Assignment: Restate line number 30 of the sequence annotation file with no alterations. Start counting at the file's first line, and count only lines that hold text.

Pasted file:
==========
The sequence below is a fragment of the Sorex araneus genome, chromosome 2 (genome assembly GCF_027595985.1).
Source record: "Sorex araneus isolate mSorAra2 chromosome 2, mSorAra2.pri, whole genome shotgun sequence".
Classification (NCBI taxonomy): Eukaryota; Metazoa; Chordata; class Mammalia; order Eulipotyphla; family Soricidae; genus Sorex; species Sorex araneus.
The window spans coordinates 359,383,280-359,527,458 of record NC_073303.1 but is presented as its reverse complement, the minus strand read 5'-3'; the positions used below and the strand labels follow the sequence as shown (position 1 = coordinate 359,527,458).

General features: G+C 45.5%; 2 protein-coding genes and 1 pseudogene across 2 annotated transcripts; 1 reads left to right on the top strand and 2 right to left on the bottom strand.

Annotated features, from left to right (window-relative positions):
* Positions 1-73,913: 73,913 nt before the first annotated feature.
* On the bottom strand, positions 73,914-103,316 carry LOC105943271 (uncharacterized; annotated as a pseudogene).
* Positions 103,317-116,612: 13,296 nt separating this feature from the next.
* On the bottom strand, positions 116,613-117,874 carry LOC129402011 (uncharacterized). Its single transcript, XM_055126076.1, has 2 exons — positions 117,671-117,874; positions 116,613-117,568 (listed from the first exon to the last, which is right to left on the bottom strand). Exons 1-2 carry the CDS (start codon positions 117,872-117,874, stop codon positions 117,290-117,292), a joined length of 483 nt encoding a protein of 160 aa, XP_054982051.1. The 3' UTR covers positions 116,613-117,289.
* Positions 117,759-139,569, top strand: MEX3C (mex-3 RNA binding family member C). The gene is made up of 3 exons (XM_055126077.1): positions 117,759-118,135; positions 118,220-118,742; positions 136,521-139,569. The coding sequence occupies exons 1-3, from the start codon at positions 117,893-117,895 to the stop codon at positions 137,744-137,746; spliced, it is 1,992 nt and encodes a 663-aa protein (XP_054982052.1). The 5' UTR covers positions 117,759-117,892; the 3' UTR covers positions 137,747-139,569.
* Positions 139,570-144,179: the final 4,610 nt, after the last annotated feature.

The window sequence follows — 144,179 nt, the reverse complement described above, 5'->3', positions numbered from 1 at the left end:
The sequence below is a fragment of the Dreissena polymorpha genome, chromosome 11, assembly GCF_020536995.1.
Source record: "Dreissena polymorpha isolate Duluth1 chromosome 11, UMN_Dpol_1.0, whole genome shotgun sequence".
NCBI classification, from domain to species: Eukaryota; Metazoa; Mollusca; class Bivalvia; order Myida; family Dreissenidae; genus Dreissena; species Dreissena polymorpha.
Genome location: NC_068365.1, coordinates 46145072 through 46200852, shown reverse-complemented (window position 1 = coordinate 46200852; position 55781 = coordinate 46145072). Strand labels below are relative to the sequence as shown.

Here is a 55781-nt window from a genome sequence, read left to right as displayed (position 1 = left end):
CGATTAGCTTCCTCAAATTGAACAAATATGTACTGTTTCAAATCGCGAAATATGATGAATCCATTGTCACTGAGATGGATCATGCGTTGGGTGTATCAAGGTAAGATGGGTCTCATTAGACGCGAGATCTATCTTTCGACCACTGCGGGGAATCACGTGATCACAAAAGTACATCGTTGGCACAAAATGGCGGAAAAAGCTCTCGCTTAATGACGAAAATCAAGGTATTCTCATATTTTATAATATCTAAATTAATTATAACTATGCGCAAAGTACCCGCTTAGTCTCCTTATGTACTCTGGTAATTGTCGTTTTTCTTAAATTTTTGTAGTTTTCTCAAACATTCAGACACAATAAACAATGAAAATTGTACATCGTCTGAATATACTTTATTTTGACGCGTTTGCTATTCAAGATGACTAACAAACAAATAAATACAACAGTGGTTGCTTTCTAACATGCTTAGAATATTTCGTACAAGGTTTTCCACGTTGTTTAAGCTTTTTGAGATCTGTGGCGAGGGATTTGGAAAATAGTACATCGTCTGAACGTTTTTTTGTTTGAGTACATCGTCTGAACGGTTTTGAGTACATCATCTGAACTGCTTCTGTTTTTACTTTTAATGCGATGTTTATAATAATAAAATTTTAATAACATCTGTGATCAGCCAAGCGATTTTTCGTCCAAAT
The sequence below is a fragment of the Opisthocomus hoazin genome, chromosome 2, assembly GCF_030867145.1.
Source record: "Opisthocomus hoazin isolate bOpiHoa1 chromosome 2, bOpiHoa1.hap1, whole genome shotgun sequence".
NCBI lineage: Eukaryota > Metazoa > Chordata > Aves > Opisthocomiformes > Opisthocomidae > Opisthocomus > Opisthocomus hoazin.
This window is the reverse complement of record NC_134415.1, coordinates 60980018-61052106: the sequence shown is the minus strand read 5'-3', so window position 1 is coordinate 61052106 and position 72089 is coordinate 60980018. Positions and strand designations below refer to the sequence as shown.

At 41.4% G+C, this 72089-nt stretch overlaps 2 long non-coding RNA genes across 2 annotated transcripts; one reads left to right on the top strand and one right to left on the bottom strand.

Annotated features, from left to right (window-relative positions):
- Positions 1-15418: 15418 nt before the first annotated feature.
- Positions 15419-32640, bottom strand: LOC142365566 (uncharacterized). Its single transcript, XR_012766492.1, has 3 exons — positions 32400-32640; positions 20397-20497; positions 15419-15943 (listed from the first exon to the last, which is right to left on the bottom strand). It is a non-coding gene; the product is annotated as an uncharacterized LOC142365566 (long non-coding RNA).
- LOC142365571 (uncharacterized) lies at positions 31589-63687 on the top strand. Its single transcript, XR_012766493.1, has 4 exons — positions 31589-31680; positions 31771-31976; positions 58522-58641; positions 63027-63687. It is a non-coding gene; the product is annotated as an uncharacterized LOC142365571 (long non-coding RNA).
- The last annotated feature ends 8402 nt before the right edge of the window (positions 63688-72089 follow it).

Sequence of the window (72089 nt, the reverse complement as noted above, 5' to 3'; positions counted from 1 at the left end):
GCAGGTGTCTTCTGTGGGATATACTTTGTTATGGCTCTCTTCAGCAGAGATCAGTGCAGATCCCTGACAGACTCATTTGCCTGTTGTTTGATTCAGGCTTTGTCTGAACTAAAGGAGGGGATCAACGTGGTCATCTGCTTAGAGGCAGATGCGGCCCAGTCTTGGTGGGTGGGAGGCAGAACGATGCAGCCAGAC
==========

Sequence of the window (72089 nt, the reverse complement as noted above, 5' to 3'; positions counted from 1 at the left end):